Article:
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Endocrine 2/3

Adrenals

QuestionAnswer
What is the difference in androgen production between iatrogenic Cushing's syndrome and Cushing's disease? Iatrogenic has no excess androgens b/c the exogenous steiod suppresss androgen production by the adrenals. In Cushing's disease, androgen excess is common.
Which type of lung cancer can cause ectopic ACTH production? Small cell (2/3 of cases). (Also bronchial carcinoids and thymomas can cause ectopic ACTH production)
What effect does cortisol have on immunity? Impairs it (inhibits PMNs and T cells)
Which is more likely to have hyperpigmentation: Cushing's syndrome or Cushing's disease? Cushing's disease (due to elevated ACTH levels)
Which serum cortisol level on an overnight low-dose DXM suppression test effectively rules out Cushing's syndrome? Serum cortisol <5 (serum cortisol >5 or 10= Cushing's syndrome use high DXM suppression to determine cause)
What's the diagnosis?: high dose DXM test with >50% reduction in Cortisol levels Cushing's disease
What's the diagnosis?: high dose DXM test with no cortisol suppression and high plasma ACTH ectopic ACTH-producing tumor
What's the diagnosis?: CRH stimulation test with increase in ACTH/cortisol levels Cushing's disease
What's the diagnosis?: CRH stimulation test with no increase in ACTH/cortisol levels Ectopic ACTH secretion or adrenal tumor
Which syndrome is associated with pheochromocytoma? MEN II
What is the MC site of extra-adrenal pheos (10% of pheos)? organ of Zuckerkandl, located at aortic bifurcation
If you suspect an adrenal tumor or hyperplasia causing Cushing's syndrome, what test/lab should be ordered? Adrenal imaging
What studies should be ordered to confirm a diagnosis of ectopic ACTH-producing tumor? Chest CT, Abdominal CT, and Octreotide scan
What is the nature of BP in pheos? Persistently high BP with episodic severe HTN
Name 3 lab findings in pheo. Hyperglycemia, hyperlipidemia, and hypokalemia
Pt presents with headache, profuse sweating, palpitations, and fear/sense of impending doom. Likely dx? Pheo until proven otherwise
Best urinary indicator of pheo? Metanephrine
How do you know a pheo must be adrenal? Elevated urine/serum epinephrine (non-adrenals cannot methylate norepi--> epi)
Tx of choice for pheo? Surgical resection with early ligation of venous draininage (ligation lowers possibility of catecholamine release/crisis); also medical with alpha blockers (phenoxybenzamine)
3 MEN I (Werner's) 1. Parathyroid hyperplasia 2. Pancreatic islet cell tumors (Z-E syndrome) 3. Pituitary tumors
3 MEN IIa (Sipple's) 1. Medullary thyroid CA 2. Pheo 3. Hyperparathyroidism
4 MEN IIb 1. Mucosal neuromas 2. Medullary thyroid CA 3. Marfanoid body habitus 4. Pheo
Hypertensive pt with hypokalemia who is not on diuretic and has no peripheral edema? Suspect hyperaldosteronism
Aldosterone-producing adrenal adenoma Conn's (hyperaldosteronism)
What causes nocturnal polyuria in primary hyperadolsteronism? Hypokalemia
Plasma aldosterone: renin level ____ warrants investigation for primary hyperaldosteronism >30
What result of a saline infusion rules out primary hyperaldosteronism? <8.5ng/dL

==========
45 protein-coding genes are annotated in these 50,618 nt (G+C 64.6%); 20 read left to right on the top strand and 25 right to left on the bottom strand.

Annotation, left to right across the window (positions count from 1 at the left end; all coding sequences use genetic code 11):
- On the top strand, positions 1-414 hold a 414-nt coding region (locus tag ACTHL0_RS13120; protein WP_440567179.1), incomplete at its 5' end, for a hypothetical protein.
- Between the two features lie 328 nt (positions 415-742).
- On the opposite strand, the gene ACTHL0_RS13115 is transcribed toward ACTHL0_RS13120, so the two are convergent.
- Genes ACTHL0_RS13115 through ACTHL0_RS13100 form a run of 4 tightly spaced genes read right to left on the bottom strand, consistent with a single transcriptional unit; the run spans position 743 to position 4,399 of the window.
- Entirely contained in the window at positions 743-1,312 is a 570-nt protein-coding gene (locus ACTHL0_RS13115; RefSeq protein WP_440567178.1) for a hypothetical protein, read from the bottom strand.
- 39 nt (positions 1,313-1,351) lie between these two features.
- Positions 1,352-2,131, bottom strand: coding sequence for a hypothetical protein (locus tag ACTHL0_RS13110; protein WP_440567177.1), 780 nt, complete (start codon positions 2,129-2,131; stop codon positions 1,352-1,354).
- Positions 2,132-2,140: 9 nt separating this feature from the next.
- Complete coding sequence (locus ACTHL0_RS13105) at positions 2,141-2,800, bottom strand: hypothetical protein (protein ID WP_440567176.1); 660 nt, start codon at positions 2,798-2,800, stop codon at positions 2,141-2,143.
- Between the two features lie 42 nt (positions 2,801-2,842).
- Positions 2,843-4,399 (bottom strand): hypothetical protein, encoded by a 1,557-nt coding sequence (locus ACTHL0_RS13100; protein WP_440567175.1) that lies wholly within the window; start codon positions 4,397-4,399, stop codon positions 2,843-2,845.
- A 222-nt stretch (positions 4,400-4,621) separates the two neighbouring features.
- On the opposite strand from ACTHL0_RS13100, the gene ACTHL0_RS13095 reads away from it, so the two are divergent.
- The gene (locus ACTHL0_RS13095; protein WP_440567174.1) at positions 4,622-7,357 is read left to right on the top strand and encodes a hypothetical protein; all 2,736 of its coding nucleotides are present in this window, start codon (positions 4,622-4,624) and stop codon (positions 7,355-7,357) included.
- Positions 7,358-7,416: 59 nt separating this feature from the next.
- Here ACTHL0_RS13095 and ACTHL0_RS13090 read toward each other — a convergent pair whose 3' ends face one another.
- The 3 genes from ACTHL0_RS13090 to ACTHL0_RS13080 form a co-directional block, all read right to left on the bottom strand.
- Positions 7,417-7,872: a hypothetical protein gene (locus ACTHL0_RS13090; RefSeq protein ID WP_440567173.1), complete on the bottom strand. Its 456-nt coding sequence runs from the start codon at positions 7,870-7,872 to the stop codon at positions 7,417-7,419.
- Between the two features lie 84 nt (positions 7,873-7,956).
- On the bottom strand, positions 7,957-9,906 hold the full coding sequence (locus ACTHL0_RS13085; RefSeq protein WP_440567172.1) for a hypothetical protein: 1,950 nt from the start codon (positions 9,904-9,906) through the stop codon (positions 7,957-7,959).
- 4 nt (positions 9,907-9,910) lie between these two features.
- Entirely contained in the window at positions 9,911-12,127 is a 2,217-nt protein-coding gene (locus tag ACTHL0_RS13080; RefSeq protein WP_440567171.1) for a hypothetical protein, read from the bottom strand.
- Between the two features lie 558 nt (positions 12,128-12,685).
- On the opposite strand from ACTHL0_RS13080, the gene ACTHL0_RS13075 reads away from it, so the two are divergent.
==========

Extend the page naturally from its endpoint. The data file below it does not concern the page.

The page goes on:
Tx of choice for adrenal adenoma causing hyperaldosteronism? Surgerical resection (curative)
Tx of choice for bilateral adrenal hyperplasia causing hyperaldosteronism? Spironolactone (inhibits action of aldost). Surgery is NOT indicated!
Primary adrenal insufficiency= Addison's disease
MCC of primary adrenal insufficiency worldwide? In Western world? TB worldwide; autoimmune Western
MCC secondary adrenal insufficiency? Pts on long-term steroid therapy (pts with serious illness or trauma unable to release appropriate amt of cortisol); also MCC adrenal insufficiency overall
Addison's effect on: glucose, BP, pigmentation hypOglycemia, hypOtension, hyperpigmentation (seen in primary ONLY)
Why is hyperpigmentation not seen in secondary adrenal insufficiency? B/c ACTH levels are low in secondary AI (either pit is not releasing ACTH b/c it's low-functioning or exogenous steroids are suppressing release of ACTH)
Addison's effect on: aldosterone levels, sodium levels, volume status, and potassium levels Low aldosterone, low sodium, hypovolemia, hyperkalemia
How can ACTH test distinguish btwn primary and secondary adrenal insufficiency? Primary: cortisol will not increase sufficiently with an ACTH infusion Secondary: after 4-5 days of treatment, adrenals "wake up" and begin responding normally to ACTH stimulation (will be sluggish initially)
What test should be ordered if secondary or tertiary adrenal insufficiency is diagnosed? MRI of brain (pit/hypothalamus)
Tx for primary adrenal insufficiency? Daily oral glucocorticoid (hydrocortisone or prednisone) + daily fludrocortisone (mineralcorticoid)
Tx for secondary adrenal insufficiency? Daily oral glucocorticoid (prednisone or hydrocortisone); daily mineralcorticoid (fludrocortisone) in unnecessary
MCC of congenital adrenal hyperplasia(CAH)? 21-hydroxylase deficiency (11-hydroxylase is 2nd MCC)
What causes the hyperplasia in congenital adrenal hyperplasia (CAH)? Decreased cortisol and aldosterone production--> increased ACTH--> hyperplasia of glands
What causes the virilization seen in CAH? precursors to cortisol and aldosterone build up--> shunted toward synthesis of androgens (DHEA, testosterone) --> virilization
Females infants born with CAH? Males? Ambiguous genitalia, but normal female ovaries and uterus. Male infants have no genital abnormalities.
Emesis, dehydration, hypOtension, and shock in first 2-4 weeks of life? Salt-wasting form of CAH
CAH effect on: sodium, potassium, glucose hypOnatremia,hyperkalemia, hypOglycemia (due to lack of cortisol)
How is CAH diagnosed? High levels of 17-hydroxyprogesterone in serum
Tx for CAH? Medical: use cortisol and mineralocorticoid to shut off excess ACTH secretion Surgical: correction of genital abnormalities recommended
Created by: sarah3148